July 24, 2014

Top Story

Public-Private Partnerships in Correctional Health Care

PPPs offer better cost control, improved performance, increased accountability and reduced taxpayer risk

Lauren Galik, Leonard Gilroy

Over the past several decades, state prison populations have skyrocketed, and so too have corrections expenditures. In an attempt to control costs while maintaining high levels of service, a number of states have begun to form public-private partnerships (PPPs) in correctional health care by contracting out some or all of their prison health services. This paper gives a brief overview of what the current state correctional health care market looks like, and explores the various options states have pursued to provide their inmates with health care while incarcerated.


Punishing Landowners Won't Save Endangered Species

Massive penalties turn imperiled species into unwanted financial liabilties

Brian Seasholes

The apparent sighting of a single ocean-going steelhead trout in the recently restored Malibu Lagoon is a rare, but welcome, piece of good news for the Endangered Species Act. Unfortunately, the steelhead trout's potentially positive outlook in Malibu is the exception, rather than the rule.


Overprotecting Public Employee Pensions: The Contract Clause and the California Rule

Abandoning the California rule would give governments flexibility to deal with changing circumstances

Alexander Volokh

The Contract Clause, which prohibits states from making laws impairing the obligation of contracts, is commonly used to challenge state and local public pension reform efforts. Courts in California, and in other states following California’s example, follow a particularly strict rule: they hold not only that public employees are entitled to the pension they’ve accrued by their work so far, but also that they’re entitled to keep earning a pension (as long they continue in their job) according to rules that are at least as generous. Thus, in states where the California rule applies, one can’t constitutionally increase employee contribution rates or reduce cost-of-living allowances. There’s nothing legally invalid about the California rule. But the rule is unsound as a policy matter.


Why I Am Leaving California

High taxes and stringent regulations make California undesirable for many people

Adrian Moore

Simply put, California: I just can't take it anymore. All the taxing, spending and regulating hasn't led to a better quality of life. Maybe someday the state will once again value freedom and the entrepreneurial spirit. I hope so. But in the meantime, my family and I, like so many other successful Californians, are outta here.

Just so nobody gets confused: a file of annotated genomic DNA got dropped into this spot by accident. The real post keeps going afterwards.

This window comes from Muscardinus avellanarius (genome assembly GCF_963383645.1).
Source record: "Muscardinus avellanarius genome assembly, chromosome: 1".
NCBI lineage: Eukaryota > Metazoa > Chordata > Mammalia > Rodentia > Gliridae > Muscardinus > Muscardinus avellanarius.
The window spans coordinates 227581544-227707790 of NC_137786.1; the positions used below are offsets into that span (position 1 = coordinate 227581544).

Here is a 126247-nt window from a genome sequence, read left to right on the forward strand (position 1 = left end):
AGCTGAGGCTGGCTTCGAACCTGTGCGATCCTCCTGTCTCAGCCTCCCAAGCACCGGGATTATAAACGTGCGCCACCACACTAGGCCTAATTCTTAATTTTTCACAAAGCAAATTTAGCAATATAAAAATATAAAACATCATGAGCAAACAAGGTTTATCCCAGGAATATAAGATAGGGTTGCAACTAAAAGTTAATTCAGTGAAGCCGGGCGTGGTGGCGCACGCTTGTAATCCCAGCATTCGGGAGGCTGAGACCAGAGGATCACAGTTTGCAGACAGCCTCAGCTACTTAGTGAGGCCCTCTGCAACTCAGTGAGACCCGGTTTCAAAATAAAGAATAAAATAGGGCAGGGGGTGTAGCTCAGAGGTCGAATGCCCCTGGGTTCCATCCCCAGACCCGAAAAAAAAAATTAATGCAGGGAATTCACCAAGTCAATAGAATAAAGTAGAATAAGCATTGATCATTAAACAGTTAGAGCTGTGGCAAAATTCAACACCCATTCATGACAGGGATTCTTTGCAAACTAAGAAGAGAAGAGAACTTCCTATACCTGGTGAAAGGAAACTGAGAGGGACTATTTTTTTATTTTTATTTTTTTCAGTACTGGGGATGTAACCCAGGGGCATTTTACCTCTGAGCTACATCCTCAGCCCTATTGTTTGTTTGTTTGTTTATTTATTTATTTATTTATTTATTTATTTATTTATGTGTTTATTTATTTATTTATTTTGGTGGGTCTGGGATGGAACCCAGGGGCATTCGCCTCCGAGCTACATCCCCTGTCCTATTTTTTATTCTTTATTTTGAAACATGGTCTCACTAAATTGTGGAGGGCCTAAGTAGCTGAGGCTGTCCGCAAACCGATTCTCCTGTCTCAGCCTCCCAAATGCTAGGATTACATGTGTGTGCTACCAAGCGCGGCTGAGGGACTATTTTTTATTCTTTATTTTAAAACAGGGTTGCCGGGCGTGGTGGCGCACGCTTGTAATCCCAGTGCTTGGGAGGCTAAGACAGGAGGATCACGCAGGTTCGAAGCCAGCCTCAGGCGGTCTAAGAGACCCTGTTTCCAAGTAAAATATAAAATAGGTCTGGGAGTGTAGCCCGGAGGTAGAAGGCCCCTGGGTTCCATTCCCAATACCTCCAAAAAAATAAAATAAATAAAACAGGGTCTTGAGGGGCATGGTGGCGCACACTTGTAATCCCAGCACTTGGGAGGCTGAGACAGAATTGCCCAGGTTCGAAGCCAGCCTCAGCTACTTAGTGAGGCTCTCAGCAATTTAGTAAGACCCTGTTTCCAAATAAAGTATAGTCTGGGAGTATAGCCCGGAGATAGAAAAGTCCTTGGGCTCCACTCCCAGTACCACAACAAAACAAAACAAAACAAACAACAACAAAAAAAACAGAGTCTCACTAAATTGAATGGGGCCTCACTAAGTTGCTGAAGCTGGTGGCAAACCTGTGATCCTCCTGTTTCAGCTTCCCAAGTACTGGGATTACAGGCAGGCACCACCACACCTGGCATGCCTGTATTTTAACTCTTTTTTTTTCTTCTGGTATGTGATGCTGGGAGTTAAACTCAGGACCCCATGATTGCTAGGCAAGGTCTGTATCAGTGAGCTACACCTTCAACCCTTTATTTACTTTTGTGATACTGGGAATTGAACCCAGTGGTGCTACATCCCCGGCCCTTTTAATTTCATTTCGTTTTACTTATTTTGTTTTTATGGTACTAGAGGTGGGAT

Did the Supreme Court Just Signal Mandatory Union Dues Will Become a Thing of the Past for Public Sector Employees?

A possible future overruling of the decision that allowed compulsory dues to public-employee unions for non-political purposes

Alexander Volokh

The bare holding of the U.S. Supreme Court's opinion in Harris v. Quinn is fairly narrow. But the opinion may be more important than its bare holding, to the extent that it portends a possible future overruling of Abood v. Detroit Board of Education, the 1977 decision that allowed compulsory dues to public-employee unions for non-political purposes.


Phoenix Pension Reform Initiative Eliminates Taxpayer Risk, Saves Hundreds of Millions

Anthony Randazzo

The City of Phoenix Employee Retirement System is facing a $1.5 billion dollar unfunded liability and is operating with unrealistic actuarial assumptions that underestimate future taxpayer costs. Further, the 2013 reform initiative requires future employees to contribute unsustainably high percentages of their salaries to retirement savings, making retention very challenging. This report analyzes a proposed reform to the system that would address these challenges and finds it would reduce taxpayer liabilities, eliminate retention risk, save taxpayers $394.7 million by conservative measures, and possibly reduce taxpayer costs as much as $1.6 billion over the next 25 years.


California Teachers’ Tenure and Seniority Protections Struck Down

Judge’s decision badly reasoned, will probably be overturned on appeal

Alexander Volokh

On June 10, 2014, in Vergara v. California, California trial judge Rolf Treu handed down a decision invalidating a number of California educational statutes under the state constitution’s Equal Protection Clause. The statutes relate to teacher tenure and seniority, and the basic theory is that these statutes are unconstitutional because they made it too hard to get rid of incompetent teachers in public school classrooms. While teacher tenure and seniority have come under a great deal of criticism, Judge Treu’s opinion is badly reasoned and will probably be overturned on appeal.


Privatization & Government Reform Newsletter #8

June 2014 edition: Local privatization, federal privatization, criminal justice, bag bans, pension reform, and more

Leonard Gilroy

In this issue:

  • LOCAL GOV: What's New in Local Government Privatization
  • FEDERAL GOV: Reviewing the Past Year in Federal Privatization
  • PRISONS: The Latest in Criminal Justice, Private Corrections
  • PENSIONS: Rebutting Pension Reform Critics
  • REGULATION: Grocery Bag Bans—Are They Green?
  • PRIVATIZATION: Is Privatization a “Race to the Bottom?”
  • News & Notes
  • Quotable Quotes



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